(ABC News) --A ferocious superstorm Sandy barrelled ashore this evening, crashing into New Jersey with high winds and a powerful surge of flood waters.
The National Oceanic and Atmospheric Administration warned that the landfall will be "accompanied by life-threatening storm surge and hurricane-force winds."
The storm has lost a bit of its wallop and was down graded from a hurricane to a post-tropical cyclone, according to NOAA.
Sandy's forward motion accelerated throughout the day, as the storm took a left turn towards the East Coast. Previous estimates were for it to hit Atlantic City about midnight.
Hours before Sandy's arrival on land, power was being cut to New York City's financial district amd most of Atlantic City was already under several feet of water as waves crashed over the sea wall, spitting up chunks of the famed boardwalk.
Atlantic City officials implemented an emergency curfew from 6 p.m. to 6 a.m. and a travel ban has been put in effect.
New Jersey Gov. Chris Christie had harsh words for Atlantic City Mayor Lorenzo Langford who told residents they could shelter in place instead of moving inland.
Christie told residents that it was now too dangerous for crews to go in to rescue people who chose to stay, and they would have to "ride out the storm" and wait until daylight.
"For those people who ignored my warnings, this is what you have to deal with now," the clearly irked governor said.
President Obama, who left the campaign trail just a week before the election, cautioned that the storm will impact millions of Americans.
"Please listen to what your state and local officials are saying," he said today from the White House briefing room. "When they tell you to evacuate, you need to evacuate. Do not delay, don't pause, don't question the instructions that are being given, because this is a serious storm and could potentially have fatal consequences if people haven't acted."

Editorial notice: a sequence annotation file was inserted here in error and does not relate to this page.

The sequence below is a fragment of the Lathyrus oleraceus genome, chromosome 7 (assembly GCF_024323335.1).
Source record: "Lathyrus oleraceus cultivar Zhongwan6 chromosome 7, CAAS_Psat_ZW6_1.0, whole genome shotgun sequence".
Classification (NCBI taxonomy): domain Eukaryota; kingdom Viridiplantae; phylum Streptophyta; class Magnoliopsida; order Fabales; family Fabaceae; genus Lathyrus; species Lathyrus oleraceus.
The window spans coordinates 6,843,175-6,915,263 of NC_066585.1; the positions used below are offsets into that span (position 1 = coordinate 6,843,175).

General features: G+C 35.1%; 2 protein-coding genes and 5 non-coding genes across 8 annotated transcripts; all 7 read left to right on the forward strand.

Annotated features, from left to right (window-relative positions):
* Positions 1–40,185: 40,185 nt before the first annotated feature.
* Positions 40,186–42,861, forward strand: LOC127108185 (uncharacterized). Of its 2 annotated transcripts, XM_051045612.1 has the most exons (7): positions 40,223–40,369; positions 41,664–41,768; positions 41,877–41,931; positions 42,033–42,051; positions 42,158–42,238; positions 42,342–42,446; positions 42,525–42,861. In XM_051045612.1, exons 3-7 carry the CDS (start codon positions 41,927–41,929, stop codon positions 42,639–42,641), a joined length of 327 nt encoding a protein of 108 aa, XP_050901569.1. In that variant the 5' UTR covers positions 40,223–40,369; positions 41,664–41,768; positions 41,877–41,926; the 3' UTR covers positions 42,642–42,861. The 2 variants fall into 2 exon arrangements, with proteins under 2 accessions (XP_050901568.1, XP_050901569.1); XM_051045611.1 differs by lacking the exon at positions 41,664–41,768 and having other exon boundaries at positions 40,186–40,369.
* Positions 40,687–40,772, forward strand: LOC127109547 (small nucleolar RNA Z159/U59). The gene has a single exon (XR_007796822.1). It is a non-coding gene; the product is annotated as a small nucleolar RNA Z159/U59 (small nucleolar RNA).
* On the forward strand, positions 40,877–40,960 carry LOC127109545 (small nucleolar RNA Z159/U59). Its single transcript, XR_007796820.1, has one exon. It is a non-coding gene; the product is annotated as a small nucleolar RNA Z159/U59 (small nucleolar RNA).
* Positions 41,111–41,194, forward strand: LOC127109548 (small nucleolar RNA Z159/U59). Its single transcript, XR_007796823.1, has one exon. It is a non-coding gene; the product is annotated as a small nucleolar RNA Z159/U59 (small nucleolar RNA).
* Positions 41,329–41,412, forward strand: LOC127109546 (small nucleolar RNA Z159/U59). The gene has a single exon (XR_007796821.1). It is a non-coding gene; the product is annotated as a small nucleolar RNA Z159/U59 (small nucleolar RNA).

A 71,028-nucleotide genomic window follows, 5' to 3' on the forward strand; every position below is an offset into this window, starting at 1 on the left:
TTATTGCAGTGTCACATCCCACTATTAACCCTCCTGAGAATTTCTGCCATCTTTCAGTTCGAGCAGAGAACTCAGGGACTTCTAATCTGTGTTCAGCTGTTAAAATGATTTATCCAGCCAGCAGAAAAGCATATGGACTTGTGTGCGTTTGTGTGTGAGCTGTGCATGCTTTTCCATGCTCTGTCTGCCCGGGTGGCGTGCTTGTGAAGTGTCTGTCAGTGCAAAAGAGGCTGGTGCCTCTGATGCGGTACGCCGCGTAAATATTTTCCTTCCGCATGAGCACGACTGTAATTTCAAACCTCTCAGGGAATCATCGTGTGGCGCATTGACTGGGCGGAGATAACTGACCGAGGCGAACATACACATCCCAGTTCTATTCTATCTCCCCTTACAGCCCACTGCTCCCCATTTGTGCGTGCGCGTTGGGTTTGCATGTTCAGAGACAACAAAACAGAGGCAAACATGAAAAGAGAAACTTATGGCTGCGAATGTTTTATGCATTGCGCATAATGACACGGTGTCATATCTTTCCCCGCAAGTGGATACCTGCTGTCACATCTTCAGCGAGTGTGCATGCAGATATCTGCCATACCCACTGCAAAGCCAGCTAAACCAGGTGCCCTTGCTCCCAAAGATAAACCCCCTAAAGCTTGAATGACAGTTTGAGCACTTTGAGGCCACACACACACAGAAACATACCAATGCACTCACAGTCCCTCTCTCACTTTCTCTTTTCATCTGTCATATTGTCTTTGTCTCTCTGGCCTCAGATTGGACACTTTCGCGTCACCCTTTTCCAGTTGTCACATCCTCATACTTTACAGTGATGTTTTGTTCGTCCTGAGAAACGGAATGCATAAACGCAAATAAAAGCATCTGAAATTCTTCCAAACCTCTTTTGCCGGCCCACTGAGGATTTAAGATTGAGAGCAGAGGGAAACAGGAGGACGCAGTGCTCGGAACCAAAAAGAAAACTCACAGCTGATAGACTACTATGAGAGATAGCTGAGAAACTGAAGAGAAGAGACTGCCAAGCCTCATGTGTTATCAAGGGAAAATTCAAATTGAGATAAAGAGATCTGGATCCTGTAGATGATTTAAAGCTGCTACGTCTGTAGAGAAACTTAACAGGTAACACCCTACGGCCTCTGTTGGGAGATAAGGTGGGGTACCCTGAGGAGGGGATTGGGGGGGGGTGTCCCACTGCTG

The president abandoned the campaign trail with only days left before the election, canceling events in the key battleground of Florida to return to Washington.
As of this evening, more than 2.5 million power outages had been reported. Last year, Hurricane Irene left 7 million homes without power in the same area Sandy is expected to batter with wind and rain.
It is packing top winds of 80 mph and waves are approaching 20 feet off the coast of Long Island and have exceeded 30 feet off the coast of the Carolinas, according to the National Hurricane Center.
The force of Sandy, already a menacing storm system, will be multiplied as it combines with several systems to potentially wreak havoc from North Carolina to New England as far west as the Great Lakes.
The Northeast has been paralyzed by the storm. The stock market is closed today, the first unscheduled, market-wide close since September 2001, according to the NASDAQ website. Also in New York, the city's public transportation has been completely shutdown for the second time in history. The first time was for last year's Hurricane Irene.
By morning, waves were already washing over the seawall and into Battery Park at the southern tip of Manhattan, the country's financial center. The city's utility, Consolidated Edison, is starting to shut down power from Wall Street to the southern tip of Manhattan.
"It's already at Irene levels and the question is going to be what level the surge will take us to later on this afternoon and this evening when it's actually high tide," New York Gov. Andrew Cuomo said at a news conference today.
The turbulent weather has brought much of the region's transportation to a halt. Paralyzed airports have stranded people all over the country. Over 10,000 flights have been cancelled so far, according to Flight Aware. It is grounding planes throughout Europe since they can't land at their U.S. destinations.